Residents at the University of Vermont are once again experiencing a common dilemma with the on-campus housing situation due to the arrival of the largest class in University history.
While some students were placed in triples despite their requests for other types of rooms, not all triples on campus are forced, Assistant Vice President for Student and Campus Life Annie Stevens said.
Some returning students applied for triples on Redstone Campus, which was designed with many rooms sized to be triples, she said.
Approximately 2,467 freshmen moved into the residential halls on campus. The rest of on-campus students were moved in on that Sunday. Of the students in residential halls, 1,100 are being housed in these triples, Stevens said.
Many students who find themselves in forced triples are slowly learning to adjust to their situation, dealing not only with less space in their rooms, but more time waiting for the shower and the loss of some lounges that are being used as temporary rooms, Stevens said.
“It’s really hard to concentrate when you can’t even move,” freshman Brittany Jean said. Jean is currently living in a forced triple in Christie Wright Patterson.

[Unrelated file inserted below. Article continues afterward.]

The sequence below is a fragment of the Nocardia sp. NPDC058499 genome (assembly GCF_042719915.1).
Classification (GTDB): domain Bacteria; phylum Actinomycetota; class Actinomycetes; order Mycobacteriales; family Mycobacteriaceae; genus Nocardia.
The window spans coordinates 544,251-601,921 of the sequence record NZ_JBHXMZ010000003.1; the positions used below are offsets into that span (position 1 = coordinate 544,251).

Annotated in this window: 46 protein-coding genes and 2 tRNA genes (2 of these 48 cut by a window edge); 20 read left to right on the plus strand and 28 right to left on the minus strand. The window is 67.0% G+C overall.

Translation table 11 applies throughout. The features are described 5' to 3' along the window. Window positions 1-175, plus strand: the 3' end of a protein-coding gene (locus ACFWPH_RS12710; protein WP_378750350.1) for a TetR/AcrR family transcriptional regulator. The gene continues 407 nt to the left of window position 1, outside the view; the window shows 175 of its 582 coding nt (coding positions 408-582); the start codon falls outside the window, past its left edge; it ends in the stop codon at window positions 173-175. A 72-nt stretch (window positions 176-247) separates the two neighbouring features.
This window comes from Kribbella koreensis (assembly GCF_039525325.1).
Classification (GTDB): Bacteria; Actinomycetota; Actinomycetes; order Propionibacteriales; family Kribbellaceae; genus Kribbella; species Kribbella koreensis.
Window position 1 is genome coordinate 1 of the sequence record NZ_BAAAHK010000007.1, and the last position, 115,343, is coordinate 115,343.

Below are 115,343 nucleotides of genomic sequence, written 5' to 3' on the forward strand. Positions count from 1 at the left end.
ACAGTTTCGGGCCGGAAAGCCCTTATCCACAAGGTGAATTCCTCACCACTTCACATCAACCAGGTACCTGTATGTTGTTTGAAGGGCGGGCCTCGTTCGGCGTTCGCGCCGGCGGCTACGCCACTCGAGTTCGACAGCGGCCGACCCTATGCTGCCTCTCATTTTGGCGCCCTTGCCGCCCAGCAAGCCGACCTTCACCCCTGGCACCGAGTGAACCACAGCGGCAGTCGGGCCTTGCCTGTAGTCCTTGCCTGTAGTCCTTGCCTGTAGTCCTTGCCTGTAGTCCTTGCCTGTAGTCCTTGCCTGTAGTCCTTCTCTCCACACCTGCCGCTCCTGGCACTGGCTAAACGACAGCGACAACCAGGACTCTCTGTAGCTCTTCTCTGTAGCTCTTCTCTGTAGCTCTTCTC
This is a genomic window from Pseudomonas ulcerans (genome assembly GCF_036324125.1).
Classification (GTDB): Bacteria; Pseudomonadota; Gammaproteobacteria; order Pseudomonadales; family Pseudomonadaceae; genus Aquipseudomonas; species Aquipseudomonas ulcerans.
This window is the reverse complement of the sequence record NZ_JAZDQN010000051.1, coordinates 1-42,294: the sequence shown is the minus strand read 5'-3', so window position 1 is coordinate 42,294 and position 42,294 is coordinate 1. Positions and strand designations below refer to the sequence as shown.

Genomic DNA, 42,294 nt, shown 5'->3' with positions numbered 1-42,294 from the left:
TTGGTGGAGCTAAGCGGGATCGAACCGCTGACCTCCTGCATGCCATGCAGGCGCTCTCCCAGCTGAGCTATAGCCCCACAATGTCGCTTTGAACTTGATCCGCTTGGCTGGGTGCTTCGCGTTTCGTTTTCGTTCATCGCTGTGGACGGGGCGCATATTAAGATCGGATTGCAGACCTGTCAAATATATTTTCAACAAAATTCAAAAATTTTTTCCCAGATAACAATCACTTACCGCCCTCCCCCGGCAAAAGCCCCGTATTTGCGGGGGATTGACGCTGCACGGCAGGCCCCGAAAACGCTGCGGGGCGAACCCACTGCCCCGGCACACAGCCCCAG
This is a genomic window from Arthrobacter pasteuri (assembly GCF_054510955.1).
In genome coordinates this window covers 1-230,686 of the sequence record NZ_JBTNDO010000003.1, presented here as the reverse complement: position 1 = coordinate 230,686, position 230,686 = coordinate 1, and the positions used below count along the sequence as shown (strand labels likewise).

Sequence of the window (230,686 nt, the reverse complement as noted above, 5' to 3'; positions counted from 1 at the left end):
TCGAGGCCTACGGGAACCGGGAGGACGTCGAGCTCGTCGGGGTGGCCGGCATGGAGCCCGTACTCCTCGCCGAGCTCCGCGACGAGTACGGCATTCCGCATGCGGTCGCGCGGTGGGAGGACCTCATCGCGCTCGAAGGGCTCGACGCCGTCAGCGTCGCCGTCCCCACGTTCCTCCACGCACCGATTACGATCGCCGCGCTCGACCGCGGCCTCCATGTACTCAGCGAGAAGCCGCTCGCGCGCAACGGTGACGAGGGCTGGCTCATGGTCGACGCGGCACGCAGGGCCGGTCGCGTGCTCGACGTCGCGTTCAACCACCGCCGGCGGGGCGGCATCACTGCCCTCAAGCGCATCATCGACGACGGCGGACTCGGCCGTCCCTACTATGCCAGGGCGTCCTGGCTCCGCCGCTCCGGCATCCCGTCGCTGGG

The offices of the University that deal with housing and student life took preventative measures to make the situation a smooth transition for the students, Stevens said.
Residential Advisors in all of the residential halls are doing their best to encourage students to take advantage of activities outside of the halls instead of being in their rooms too often.
“[Students must now] learn to manage their space,” Kofi Mensah, SGA senator and RA in UHeights North, said.
Other measures included informing incoming students who had not requested triples of the situation as well as purchasing new furniture to make triple rooms more comfortable and supporting off-campus housing options, Stevens said.
One proposed long-term solution to the housing situation was to request that more upperclassmen look for alternative housing in or near the city of Burlington. ResLife attempted to avoid forcing students off campus and offered space in the residential halls to at least every freshman student.
However, ResLife is doing its best to relocate students in triples and quads as rooms shift and space becomes available, Stevens said.
“Space is tight, but Residential Life is doing everything they can to address student needs and work with space and roommates ’til it eases up a bit more,” she said.